Common causes of trauma include redundancy (or being fired from a job), sexual abuse by caregivers, domestic abuse, homelessness, bullying, racism, terrorism, war, divorces, being the victim of a crime, being imprisoned, or experiencing a life-threatening event. Other common causes include neglect, natural disaster, injury and accidents. However, this list is not exhaustive. You may be experiencing trauma even if you haven’t experienced a common cause.
What Benefits Does TF-CBT Offer?
TF-CBT is a powerful procedure that lets you face your fears and move on with your life. It gives you potent psychological coping skills you can deploy when symptoms arise.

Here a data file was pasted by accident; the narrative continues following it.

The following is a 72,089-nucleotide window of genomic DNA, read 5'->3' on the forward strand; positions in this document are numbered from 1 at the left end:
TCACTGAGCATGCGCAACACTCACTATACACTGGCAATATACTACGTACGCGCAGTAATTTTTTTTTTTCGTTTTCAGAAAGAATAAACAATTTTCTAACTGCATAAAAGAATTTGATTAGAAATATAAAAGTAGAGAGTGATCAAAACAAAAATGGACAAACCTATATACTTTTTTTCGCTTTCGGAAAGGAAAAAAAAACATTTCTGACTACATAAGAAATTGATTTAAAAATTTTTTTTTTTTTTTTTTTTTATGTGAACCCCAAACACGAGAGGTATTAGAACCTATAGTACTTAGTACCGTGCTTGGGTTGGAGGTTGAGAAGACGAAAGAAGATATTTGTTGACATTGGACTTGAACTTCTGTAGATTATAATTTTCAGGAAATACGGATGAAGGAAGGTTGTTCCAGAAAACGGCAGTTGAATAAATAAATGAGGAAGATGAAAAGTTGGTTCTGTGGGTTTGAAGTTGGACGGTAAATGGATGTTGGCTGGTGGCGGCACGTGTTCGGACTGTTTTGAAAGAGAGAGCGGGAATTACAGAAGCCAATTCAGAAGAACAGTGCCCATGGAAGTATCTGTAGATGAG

Adjust Problematic Beliefs
TF-CBT can help you challenge thought patterns, including how you describe yourself and the world around you. For example, you may worry that if you go outside, you will experience a similar situation to the one that caused your trauma in the first place. You may also believe that a certain event occurred because you brought it on yourself. For instance, you might say to yourself, “I must be a terrible person because, otherwise, I wouldn’t have been abused.”
TF-CBT and other talk therapies help you move beyond these harmful beliefs and look at your trauma in a different way. Therapists help you chip away at your assumptions and replace them with more plausible explanations, helping to reduce shame and guilt that you might feel.
Increased Sense Of Personal Safety
After a traumatic event, it is hard to feel safe. You worry that something similar might happen again at any moment.